Dogs love to play, whether it’s playing tug of war, chasing a ball, or making a squeaky toy squeak, but not every toy is suitable for every dog. With today’s active, hectic lifestyles, dogs are spending more and more time home alone, and they need boredom busters, but many commercial toys are simply not safe to be left with an unsupervised dog. Toys need to be carefully selected to be appropriate for your dog’s size, activity level, and chewing abilities, and all toys should be cleaned regularly…many of the quality toys are dishwasher safe!
Be sure that the toy is a suitable size for your dog. Don’t choose a toy that can be easily swallowed or become lodged in your dog’s throat. A tennis boll may not be the best option for a large Rottweiler, or a heavy, cumbersome rope would be awkward for a teacup size dog. The most common ball given to dogs is the tennis ball, but many animal welfare experts discourage giving tennis balls to any unsupervised dog. The fuzz that covers them is abrasive and can wear your dog’s teeth down, or be ripped off, or punctured and get caught on a tooth. A recommended alternative is the Air Kong Squeaker that looks like a tennis ball, but is covered in a non-abrasive material, and contains a securely-concealed squeaker for extra fun. Another great ball with extra features is the Huck Ball, which has a grooved shape that makes it jump in all kinds of crazy directions. It is made from a durable material which makes it a good choice for dogs that have a tendency to chew through a traditional ball. Avoid balls with single air holes, which can create a deadly suction trap.
Durability should always be considered. Some dogs do fine with soft, fluffy toys, and others will destroy them and eat the pieces, which can result in a dangerous gastro-intestinal obstruction. Avoid toys that have removable parts or small pieces such as plastic eyes, which the dog can chew off. Squeakers can also be dangerous. Most dogs love to play with toys that squeak, and some will chew until they destroy the toy and get the squeaker out…once the squeaker comes out, the dog can swallow it. Before leaving your dog unsupervised with a squeaky toy, be sure he is not the kind who will be tempted to get to the squeaker.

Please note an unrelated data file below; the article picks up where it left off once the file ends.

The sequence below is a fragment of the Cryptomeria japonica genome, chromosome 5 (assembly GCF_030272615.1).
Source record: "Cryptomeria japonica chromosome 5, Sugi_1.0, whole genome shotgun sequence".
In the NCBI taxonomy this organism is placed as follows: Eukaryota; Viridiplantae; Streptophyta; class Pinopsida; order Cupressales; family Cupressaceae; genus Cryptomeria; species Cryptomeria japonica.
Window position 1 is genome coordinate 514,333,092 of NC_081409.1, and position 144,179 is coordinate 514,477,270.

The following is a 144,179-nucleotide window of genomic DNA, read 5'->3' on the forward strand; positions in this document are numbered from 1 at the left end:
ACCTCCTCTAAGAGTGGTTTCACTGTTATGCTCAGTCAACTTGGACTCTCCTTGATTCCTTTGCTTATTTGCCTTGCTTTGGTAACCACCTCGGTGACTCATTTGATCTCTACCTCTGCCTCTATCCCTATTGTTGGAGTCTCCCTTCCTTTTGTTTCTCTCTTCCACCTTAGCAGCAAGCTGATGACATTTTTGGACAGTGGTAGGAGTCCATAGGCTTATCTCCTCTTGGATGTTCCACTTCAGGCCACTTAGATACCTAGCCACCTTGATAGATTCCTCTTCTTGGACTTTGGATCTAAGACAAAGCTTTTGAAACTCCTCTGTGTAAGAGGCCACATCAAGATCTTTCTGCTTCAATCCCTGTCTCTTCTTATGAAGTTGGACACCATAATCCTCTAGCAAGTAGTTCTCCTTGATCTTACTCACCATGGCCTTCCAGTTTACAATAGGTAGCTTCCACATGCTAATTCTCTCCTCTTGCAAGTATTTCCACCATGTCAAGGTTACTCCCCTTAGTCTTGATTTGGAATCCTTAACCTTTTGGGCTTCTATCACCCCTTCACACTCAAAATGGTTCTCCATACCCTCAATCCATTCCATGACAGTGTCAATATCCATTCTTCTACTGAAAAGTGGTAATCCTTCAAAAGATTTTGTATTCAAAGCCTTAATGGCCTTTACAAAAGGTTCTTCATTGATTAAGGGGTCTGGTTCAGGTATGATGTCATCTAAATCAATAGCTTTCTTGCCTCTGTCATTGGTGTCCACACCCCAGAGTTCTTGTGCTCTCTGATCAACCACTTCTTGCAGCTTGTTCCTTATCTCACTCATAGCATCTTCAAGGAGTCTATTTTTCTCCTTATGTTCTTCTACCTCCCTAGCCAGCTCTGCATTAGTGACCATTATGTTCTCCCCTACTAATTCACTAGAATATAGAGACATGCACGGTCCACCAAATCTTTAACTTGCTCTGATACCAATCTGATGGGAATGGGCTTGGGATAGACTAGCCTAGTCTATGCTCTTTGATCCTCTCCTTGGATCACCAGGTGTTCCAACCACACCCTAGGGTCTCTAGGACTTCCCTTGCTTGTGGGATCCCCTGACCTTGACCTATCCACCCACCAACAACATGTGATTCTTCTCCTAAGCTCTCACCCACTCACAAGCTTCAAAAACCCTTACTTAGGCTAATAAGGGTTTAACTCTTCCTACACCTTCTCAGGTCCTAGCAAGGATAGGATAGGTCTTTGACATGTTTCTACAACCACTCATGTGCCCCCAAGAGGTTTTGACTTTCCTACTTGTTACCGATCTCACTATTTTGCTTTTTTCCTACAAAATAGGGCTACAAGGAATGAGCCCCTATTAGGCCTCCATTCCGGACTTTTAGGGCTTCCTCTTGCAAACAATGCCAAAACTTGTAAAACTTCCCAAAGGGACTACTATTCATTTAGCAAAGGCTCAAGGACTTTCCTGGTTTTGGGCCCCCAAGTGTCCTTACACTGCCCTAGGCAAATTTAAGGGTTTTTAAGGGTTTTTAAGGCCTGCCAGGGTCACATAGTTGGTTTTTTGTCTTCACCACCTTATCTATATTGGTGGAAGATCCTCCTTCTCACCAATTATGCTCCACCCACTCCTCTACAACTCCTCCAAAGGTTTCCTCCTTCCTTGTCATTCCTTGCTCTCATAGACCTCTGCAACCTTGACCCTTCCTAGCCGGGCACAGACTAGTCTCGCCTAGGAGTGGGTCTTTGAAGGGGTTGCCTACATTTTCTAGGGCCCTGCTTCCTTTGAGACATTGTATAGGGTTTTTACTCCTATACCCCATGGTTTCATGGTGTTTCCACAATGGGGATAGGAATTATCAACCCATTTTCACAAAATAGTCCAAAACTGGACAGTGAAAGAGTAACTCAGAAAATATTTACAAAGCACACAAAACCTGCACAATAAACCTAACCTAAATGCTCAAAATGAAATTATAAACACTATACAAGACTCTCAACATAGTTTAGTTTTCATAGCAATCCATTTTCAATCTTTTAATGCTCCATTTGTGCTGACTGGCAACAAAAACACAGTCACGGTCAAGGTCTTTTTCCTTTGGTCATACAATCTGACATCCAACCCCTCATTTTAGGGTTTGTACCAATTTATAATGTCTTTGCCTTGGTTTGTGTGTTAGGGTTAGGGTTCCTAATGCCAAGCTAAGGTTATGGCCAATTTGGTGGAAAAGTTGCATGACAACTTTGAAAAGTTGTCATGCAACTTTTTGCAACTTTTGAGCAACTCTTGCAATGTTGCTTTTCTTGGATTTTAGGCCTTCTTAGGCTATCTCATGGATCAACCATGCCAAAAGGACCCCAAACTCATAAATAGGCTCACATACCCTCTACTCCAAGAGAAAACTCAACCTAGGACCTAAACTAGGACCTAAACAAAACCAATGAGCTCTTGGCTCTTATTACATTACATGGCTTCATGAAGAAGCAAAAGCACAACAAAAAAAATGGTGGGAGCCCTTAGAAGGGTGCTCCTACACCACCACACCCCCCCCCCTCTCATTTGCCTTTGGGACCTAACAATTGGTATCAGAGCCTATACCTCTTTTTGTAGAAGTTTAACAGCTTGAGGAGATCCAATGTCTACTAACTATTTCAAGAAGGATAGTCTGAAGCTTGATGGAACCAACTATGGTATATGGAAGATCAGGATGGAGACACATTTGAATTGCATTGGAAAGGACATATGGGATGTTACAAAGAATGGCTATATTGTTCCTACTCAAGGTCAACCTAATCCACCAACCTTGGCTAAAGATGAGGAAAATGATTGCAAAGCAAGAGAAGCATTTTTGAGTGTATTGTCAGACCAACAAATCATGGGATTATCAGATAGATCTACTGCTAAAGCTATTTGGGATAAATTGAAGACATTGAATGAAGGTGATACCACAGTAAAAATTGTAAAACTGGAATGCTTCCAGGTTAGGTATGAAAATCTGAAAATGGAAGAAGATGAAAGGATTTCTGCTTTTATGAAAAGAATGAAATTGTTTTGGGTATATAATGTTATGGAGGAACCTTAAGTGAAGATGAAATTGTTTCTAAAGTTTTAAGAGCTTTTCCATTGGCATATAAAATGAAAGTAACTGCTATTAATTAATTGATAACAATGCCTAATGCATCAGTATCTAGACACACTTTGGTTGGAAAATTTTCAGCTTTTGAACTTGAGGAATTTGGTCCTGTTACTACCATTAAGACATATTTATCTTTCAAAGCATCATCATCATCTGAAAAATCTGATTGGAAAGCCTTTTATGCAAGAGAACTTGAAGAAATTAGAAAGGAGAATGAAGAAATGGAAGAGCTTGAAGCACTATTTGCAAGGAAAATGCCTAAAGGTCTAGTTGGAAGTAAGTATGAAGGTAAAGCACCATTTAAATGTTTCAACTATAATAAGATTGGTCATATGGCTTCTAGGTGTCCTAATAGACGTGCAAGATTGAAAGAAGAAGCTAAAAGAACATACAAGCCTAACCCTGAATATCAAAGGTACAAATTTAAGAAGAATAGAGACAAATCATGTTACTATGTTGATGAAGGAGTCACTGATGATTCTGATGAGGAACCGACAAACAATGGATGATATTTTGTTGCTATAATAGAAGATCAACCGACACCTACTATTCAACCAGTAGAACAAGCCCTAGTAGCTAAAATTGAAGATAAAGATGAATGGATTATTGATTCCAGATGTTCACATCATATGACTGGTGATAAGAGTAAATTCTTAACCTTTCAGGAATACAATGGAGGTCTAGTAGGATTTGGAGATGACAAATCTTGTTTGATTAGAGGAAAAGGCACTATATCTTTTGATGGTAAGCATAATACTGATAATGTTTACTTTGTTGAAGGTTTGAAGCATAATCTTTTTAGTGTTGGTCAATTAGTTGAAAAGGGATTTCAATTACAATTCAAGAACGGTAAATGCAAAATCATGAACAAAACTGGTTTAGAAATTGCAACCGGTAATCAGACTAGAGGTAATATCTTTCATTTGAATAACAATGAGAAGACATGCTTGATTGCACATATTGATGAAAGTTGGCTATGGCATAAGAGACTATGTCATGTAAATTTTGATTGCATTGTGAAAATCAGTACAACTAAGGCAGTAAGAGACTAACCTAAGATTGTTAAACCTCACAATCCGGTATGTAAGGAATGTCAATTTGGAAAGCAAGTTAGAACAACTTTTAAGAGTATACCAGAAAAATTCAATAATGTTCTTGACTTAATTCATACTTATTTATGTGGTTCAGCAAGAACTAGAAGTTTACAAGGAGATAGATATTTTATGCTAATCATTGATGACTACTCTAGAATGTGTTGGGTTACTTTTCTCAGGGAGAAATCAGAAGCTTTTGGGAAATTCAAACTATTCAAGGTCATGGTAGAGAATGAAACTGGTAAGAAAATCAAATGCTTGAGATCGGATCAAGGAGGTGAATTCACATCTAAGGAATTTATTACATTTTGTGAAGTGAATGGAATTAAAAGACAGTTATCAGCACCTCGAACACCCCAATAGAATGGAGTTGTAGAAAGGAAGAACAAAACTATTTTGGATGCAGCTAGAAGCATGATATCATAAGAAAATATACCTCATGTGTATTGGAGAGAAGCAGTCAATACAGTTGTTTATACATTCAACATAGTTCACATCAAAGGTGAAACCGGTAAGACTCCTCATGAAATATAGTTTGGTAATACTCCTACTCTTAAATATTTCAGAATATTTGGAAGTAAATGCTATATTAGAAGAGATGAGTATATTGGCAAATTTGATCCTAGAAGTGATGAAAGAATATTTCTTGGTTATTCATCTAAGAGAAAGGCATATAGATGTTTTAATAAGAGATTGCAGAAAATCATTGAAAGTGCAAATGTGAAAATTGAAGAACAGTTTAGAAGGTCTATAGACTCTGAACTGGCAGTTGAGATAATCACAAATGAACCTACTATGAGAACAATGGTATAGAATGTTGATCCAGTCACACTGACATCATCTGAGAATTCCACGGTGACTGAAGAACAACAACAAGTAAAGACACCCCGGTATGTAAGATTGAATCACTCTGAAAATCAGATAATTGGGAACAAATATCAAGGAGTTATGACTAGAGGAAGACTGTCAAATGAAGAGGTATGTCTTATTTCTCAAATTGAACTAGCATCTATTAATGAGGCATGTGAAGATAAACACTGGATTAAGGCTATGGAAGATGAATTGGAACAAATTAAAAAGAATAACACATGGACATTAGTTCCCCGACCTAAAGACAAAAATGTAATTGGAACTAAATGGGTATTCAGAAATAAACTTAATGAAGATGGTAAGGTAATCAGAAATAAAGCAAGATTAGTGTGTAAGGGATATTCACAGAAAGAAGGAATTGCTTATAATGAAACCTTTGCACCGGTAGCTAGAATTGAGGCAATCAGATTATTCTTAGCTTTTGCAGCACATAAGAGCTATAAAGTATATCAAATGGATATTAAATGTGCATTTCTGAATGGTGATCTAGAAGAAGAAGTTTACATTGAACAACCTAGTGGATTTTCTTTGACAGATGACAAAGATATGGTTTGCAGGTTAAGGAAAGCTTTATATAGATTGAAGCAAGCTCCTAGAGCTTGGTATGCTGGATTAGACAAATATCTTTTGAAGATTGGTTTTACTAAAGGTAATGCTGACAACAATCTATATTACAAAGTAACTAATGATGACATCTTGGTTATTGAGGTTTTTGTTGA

Public concern has increased about the safety of vinyl products for children, but there are no regulations regarding the safety of dog toys, leaving the dog toy industry unsupervised. The best way to avoid toxins from synthetic chemicals is to not buy synthetic products, but they are hard to dodge these days, and even natural things may be treated with nasty stuff. “Vinyl” is the common name for polyvinyl chloride, or PVC, and manufacturers infuse the PVC with a number of additives to make the items soft, flexible, and willing to take colors. According to Greenpeace Research Laboratories, “You can end up with a vinyl product of which only a small proportion is actually PVC, with many additives that pose health risks. Before buying, use your senses. Strong chemical smells indicate residual chemicals If you can smell vinyl, then you, and your, dog are inhaling additives that are toxic. The stronger a vinyl toy smells, the greater amount of toxins it contains, so before you buy a cute little vinyl toy, give it the sniff test. They may look fun and colorful, but many toys on the store shelves are not good for your dog. It is important to check that you are getting a product that is safe and nontoxic. Remembering that NO toy is completely indestructible, and new toys should never be left with an unattended dog. A few companies worth checking out are godogfun.com, kongcompany.com, planetdog.com, and westpawdesign.com.
Keep a variety of toy types on hand and maintain your dog’s interest by rotating them, to make old toys seem like new again, but remember that no toy is a substitute for interaction. Your dog will appreciate you more than toys!